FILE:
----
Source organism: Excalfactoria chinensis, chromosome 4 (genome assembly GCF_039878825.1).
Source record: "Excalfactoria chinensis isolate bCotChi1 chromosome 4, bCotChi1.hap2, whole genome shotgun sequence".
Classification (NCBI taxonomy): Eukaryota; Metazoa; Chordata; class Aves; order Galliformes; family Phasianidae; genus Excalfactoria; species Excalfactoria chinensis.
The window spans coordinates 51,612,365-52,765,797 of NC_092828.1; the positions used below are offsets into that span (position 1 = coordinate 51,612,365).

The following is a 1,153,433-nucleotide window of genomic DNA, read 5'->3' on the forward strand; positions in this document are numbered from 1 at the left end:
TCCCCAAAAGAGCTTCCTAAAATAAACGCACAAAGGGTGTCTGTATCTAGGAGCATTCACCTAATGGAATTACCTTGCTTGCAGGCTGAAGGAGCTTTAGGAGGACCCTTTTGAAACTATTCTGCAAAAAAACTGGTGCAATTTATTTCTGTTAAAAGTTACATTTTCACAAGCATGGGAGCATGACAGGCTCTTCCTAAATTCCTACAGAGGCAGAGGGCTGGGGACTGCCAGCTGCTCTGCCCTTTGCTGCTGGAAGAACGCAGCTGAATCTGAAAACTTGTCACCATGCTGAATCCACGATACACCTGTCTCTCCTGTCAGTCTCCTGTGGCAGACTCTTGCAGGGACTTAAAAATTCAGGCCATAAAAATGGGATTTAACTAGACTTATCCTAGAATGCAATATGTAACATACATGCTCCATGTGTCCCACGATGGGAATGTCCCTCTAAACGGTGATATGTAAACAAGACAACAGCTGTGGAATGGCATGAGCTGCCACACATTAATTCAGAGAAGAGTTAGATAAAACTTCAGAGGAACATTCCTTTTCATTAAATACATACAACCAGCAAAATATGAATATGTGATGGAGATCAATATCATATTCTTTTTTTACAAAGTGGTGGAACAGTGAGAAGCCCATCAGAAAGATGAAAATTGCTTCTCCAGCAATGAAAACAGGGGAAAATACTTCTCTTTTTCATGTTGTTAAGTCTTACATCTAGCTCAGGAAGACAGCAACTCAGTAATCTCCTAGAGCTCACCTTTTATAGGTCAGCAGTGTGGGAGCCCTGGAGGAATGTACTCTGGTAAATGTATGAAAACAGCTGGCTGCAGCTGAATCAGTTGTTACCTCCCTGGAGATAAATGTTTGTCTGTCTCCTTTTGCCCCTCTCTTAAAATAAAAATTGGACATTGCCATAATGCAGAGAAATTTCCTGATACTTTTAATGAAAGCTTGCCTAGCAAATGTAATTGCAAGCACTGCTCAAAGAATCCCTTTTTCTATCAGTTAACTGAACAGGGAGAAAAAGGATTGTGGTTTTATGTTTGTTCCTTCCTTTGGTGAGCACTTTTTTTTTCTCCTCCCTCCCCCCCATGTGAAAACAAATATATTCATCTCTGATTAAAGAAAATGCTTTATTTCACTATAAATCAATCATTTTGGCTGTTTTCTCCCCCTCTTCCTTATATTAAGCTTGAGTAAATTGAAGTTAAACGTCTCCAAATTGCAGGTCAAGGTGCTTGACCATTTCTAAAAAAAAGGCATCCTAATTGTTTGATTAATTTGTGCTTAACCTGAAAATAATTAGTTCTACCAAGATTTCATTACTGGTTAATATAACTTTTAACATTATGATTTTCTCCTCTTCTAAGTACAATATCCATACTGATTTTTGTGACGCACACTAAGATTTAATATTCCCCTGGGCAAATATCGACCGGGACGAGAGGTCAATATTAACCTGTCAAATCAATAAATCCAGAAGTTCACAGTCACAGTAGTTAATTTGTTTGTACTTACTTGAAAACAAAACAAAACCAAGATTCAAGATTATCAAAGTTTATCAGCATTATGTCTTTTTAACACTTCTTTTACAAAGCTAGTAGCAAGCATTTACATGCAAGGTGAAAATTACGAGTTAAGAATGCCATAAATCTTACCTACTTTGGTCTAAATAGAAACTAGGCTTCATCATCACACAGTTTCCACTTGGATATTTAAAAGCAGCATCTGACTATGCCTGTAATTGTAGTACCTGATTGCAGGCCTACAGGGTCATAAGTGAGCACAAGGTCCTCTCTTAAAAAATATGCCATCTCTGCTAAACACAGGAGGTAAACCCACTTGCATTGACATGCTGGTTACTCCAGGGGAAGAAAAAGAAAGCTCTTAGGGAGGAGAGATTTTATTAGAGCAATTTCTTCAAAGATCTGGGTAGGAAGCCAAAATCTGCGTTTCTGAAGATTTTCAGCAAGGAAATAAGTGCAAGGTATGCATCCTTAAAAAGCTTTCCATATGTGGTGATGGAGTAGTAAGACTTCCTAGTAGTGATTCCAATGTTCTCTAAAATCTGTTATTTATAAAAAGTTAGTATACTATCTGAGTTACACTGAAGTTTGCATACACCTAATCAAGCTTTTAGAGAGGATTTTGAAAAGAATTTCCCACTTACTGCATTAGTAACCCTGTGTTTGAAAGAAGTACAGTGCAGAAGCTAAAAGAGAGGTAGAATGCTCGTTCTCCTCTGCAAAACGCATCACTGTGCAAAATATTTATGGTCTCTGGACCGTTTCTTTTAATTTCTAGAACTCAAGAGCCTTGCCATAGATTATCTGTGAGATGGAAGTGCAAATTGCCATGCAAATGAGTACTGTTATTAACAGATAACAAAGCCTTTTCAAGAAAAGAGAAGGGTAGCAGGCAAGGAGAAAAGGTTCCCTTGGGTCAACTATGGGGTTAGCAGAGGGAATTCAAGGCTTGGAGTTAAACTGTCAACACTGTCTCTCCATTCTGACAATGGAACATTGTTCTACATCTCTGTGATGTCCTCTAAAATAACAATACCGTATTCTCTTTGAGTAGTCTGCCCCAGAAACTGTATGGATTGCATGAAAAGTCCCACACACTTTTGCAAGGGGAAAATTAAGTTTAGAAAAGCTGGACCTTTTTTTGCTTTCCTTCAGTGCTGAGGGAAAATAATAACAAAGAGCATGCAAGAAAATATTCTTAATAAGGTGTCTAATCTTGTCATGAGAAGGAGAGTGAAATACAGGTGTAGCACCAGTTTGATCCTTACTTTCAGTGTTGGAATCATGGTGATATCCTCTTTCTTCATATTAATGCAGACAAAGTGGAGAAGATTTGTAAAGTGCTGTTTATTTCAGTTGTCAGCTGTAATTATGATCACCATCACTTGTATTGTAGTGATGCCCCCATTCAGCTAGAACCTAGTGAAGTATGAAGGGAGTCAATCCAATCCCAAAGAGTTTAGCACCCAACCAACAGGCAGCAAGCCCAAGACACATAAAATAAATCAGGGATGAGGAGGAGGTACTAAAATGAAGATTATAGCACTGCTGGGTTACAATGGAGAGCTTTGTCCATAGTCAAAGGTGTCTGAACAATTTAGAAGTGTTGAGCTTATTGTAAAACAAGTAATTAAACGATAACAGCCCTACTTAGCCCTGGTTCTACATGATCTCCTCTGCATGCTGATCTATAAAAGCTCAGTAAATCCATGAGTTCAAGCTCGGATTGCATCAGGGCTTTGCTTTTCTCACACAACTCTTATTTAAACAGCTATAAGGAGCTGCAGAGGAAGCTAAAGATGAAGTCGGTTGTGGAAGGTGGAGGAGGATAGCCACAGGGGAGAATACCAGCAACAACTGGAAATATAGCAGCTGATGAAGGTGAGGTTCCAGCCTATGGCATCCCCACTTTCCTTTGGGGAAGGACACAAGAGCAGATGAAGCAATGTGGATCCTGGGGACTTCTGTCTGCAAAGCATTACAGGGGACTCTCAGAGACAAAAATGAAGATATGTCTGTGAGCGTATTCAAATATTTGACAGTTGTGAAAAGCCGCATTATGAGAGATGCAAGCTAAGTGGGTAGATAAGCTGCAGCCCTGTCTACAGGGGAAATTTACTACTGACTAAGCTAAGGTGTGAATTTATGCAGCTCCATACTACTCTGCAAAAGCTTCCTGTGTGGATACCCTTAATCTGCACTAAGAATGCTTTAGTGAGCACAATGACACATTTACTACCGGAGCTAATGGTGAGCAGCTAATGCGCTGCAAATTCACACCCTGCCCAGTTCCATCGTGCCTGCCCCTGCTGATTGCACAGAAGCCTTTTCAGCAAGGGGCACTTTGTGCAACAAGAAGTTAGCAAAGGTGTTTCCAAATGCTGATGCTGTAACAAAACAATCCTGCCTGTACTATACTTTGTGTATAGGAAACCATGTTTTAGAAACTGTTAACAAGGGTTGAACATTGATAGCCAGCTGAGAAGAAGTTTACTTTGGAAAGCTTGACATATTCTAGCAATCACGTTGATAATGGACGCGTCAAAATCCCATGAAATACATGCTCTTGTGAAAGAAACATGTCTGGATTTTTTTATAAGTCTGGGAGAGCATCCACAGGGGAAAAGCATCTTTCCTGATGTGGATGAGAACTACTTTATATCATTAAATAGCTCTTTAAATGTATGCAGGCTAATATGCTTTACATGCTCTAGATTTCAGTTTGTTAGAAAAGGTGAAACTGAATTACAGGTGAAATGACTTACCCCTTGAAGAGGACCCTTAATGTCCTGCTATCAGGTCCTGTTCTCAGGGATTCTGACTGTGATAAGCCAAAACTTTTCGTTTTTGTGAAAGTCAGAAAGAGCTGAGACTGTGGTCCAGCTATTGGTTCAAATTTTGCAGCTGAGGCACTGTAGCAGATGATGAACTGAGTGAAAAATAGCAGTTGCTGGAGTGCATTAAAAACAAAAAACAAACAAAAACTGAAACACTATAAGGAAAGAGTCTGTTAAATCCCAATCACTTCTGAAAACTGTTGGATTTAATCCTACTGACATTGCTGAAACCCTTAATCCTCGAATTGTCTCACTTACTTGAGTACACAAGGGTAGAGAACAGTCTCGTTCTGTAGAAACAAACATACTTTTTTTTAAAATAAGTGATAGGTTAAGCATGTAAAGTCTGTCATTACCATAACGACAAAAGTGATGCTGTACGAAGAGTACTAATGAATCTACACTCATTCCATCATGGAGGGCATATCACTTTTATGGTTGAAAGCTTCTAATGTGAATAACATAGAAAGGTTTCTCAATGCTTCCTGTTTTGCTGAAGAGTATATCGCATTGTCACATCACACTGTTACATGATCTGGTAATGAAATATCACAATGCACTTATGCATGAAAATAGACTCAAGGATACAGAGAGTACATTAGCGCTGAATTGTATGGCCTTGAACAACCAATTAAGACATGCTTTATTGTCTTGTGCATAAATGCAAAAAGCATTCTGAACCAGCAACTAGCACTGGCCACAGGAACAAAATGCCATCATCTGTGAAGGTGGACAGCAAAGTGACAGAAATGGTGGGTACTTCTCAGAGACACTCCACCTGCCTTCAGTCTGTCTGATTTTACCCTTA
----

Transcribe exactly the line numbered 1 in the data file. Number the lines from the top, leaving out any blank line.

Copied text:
Source organism: Excalfactoria chinensis, chromosome 4 (genome assembly GCF_039878825.1).